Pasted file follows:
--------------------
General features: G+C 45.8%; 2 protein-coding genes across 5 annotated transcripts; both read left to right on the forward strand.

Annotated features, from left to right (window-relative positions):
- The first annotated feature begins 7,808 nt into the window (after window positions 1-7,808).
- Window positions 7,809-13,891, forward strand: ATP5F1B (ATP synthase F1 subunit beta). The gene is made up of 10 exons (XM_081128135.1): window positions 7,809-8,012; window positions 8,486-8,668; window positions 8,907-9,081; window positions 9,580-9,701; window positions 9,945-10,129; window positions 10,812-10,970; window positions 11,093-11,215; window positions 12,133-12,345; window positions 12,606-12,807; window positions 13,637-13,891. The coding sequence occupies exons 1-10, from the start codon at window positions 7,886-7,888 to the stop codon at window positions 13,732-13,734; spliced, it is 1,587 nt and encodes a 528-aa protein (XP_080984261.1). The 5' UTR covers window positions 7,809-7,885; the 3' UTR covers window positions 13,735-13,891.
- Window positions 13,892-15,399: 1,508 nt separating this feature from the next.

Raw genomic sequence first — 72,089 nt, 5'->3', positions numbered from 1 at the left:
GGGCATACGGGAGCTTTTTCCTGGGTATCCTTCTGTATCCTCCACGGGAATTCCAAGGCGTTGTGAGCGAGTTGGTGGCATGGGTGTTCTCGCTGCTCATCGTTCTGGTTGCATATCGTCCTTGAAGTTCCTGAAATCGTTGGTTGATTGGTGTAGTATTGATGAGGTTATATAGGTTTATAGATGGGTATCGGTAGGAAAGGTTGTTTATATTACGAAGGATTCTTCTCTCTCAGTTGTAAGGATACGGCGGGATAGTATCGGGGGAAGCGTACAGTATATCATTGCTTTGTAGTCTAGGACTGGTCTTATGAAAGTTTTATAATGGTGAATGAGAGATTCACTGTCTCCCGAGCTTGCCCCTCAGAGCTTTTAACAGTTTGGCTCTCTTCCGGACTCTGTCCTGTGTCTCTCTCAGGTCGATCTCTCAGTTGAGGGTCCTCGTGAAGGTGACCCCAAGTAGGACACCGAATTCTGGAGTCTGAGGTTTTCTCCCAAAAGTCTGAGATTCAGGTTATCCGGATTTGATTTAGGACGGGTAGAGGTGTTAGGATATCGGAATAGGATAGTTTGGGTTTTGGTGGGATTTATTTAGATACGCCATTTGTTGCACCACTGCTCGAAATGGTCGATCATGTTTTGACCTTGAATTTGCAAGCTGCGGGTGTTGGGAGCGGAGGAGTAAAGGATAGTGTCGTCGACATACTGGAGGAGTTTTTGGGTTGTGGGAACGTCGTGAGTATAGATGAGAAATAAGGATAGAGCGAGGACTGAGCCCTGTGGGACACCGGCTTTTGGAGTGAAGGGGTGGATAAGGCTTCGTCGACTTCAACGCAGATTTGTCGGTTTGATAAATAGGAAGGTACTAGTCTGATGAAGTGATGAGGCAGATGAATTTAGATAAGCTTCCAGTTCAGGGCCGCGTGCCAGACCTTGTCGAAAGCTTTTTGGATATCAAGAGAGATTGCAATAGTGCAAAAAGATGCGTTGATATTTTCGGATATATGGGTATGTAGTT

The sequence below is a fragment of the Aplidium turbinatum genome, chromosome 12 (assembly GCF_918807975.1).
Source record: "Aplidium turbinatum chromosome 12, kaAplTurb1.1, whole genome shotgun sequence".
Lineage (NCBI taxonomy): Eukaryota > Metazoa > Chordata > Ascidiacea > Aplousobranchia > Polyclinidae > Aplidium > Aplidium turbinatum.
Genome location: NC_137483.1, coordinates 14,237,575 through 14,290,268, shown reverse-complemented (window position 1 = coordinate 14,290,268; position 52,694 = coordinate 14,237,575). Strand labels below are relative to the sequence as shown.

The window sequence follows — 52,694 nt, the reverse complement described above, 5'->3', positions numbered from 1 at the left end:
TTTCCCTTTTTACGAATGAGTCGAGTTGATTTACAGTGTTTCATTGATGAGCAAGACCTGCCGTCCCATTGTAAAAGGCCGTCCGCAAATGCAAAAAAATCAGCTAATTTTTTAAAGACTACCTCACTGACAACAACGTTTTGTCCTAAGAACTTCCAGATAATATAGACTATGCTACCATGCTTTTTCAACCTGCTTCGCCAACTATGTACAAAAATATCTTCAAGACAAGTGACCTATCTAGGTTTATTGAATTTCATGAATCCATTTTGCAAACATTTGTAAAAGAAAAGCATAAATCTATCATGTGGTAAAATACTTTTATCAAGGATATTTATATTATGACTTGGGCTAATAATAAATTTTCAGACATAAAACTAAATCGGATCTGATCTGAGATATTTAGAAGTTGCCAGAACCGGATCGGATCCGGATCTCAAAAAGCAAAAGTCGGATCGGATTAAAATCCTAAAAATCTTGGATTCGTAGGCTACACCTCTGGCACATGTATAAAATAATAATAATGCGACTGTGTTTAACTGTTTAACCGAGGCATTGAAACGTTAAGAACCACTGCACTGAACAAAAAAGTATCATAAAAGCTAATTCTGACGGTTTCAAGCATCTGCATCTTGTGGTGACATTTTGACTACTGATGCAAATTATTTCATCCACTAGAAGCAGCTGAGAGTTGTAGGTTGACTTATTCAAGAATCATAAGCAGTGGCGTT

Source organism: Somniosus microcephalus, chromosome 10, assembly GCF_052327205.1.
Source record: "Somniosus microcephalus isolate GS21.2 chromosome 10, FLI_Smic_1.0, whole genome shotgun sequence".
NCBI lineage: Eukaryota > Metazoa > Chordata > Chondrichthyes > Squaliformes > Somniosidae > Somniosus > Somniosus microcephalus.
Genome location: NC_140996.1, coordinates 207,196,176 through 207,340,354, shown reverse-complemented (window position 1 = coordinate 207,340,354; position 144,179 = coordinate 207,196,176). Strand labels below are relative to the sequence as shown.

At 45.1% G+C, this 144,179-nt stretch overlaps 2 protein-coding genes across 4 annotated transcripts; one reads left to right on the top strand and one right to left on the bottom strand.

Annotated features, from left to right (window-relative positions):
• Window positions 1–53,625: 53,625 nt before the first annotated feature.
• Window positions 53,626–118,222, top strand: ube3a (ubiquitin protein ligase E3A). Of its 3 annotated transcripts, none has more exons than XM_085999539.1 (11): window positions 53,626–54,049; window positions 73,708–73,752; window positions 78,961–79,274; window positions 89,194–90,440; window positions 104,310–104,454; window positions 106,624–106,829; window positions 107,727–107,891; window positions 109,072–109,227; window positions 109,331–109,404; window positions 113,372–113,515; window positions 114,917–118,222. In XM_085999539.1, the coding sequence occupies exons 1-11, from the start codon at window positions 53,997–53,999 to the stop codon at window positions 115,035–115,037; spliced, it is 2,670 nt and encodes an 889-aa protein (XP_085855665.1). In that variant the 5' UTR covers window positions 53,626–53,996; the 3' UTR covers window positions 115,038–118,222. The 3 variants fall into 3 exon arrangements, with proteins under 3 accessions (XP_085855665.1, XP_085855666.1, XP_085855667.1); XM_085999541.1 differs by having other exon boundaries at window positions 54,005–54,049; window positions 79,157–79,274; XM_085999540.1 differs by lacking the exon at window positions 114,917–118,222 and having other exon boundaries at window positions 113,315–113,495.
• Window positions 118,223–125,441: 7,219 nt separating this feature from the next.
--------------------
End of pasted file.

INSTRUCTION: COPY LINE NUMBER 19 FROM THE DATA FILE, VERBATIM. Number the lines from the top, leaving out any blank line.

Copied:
Annotated features, from left to right (window-relative positions):